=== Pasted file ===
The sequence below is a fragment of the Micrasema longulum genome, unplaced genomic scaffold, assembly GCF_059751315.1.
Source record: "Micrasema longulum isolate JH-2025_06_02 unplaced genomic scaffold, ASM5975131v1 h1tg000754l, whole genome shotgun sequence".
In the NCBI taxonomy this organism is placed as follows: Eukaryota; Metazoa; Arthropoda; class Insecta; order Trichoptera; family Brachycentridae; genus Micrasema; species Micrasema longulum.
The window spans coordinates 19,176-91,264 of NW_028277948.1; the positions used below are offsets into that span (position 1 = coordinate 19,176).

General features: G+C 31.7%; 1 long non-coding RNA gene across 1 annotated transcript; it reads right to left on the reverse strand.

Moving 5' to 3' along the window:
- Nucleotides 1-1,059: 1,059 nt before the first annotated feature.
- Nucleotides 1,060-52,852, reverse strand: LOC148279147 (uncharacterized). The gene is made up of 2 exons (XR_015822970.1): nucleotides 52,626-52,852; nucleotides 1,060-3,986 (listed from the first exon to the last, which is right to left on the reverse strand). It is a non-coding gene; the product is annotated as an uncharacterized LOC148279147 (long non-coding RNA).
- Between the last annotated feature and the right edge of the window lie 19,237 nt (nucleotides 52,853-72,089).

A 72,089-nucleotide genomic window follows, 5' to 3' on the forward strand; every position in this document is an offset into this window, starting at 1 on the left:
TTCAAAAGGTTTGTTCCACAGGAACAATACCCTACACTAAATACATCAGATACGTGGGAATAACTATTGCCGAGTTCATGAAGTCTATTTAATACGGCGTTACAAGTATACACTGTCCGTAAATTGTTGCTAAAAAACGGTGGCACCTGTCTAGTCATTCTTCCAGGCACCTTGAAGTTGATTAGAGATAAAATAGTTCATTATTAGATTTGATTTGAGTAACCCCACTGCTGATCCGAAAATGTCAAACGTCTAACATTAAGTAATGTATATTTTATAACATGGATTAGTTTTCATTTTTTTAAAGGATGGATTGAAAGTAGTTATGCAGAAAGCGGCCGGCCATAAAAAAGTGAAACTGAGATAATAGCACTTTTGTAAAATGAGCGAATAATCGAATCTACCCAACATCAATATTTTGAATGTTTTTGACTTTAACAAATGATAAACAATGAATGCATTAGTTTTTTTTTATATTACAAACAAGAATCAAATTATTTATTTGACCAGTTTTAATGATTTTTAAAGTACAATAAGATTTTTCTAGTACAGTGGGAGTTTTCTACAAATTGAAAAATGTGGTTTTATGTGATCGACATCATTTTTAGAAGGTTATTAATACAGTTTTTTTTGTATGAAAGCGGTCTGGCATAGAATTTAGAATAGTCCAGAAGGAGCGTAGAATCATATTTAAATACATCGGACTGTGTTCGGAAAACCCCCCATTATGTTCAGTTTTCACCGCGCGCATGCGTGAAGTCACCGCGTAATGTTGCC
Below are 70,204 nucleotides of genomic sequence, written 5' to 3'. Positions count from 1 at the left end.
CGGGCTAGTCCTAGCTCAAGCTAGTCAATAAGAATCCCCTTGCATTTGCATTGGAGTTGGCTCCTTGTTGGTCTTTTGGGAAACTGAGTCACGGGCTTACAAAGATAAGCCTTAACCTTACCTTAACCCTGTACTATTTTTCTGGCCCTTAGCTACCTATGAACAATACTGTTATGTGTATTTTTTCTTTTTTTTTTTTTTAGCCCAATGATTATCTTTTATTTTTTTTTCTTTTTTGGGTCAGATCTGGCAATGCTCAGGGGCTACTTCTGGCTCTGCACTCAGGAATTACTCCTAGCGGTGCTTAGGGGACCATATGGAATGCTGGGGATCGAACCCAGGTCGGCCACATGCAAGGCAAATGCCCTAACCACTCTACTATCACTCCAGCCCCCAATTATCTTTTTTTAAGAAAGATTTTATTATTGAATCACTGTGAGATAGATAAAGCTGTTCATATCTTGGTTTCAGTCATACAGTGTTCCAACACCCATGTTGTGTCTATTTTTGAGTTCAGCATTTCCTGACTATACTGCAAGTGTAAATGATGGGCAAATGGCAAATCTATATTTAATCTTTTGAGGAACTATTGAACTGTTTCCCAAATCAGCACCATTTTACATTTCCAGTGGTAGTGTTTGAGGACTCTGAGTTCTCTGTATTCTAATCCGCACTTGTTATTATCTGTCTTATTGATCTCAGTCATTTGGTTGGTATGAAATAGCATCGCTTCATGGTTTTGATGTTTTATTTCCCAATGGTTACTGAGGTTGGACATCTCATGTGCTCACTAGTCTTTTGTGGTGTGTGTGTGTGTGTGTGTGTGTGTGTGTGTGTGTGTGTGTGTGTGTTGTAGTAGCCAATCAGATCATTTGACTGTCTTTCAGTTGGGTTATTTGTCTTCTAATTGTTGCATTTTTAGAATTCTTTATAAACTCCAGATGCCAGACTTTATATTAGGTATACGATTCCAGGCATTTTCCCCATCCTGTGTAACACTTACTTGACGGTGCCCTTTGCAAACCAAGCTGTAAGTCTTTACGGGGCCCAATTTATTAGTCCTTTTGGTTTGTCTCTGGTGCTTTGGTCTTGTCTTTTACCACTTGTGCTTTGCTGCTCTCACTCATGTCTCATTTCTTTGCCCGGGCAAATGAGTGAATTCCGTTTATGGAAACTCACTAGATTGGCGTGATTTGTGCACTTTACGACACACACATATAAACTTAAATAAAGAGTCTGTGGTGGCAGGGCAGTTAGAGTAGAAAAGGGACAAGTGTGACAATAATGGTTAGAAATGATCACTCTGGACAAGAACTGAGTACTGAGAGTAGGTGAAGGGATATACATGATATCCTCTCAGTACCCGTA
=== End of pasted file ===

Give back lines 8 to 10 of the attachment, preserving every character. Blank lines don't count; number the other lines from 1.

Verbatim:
- Nucleotides 1,060-52,852, reverse strand: LOC148279147 (uncharacterized). The gene is made up of 2 exons (XR_015822970.1): nucleotides 52,626-52,852; nucleotides 1,060-3,986 (listed from the first exon to the last, which is right to left on the reverse strand). It is a non-coding gene; the product is annotated as an uncharacterized LOC148279147 (long non-coding RNA).
- Between the last annotated feature and the right edge of the window lie 19,237 nt (nucleotides 52,853-72,089).

A 72,089-nucleotide genomic window follows, 5' to 3' on the forward strand; every position in this document is an offset into this window, starting at 1 on the left: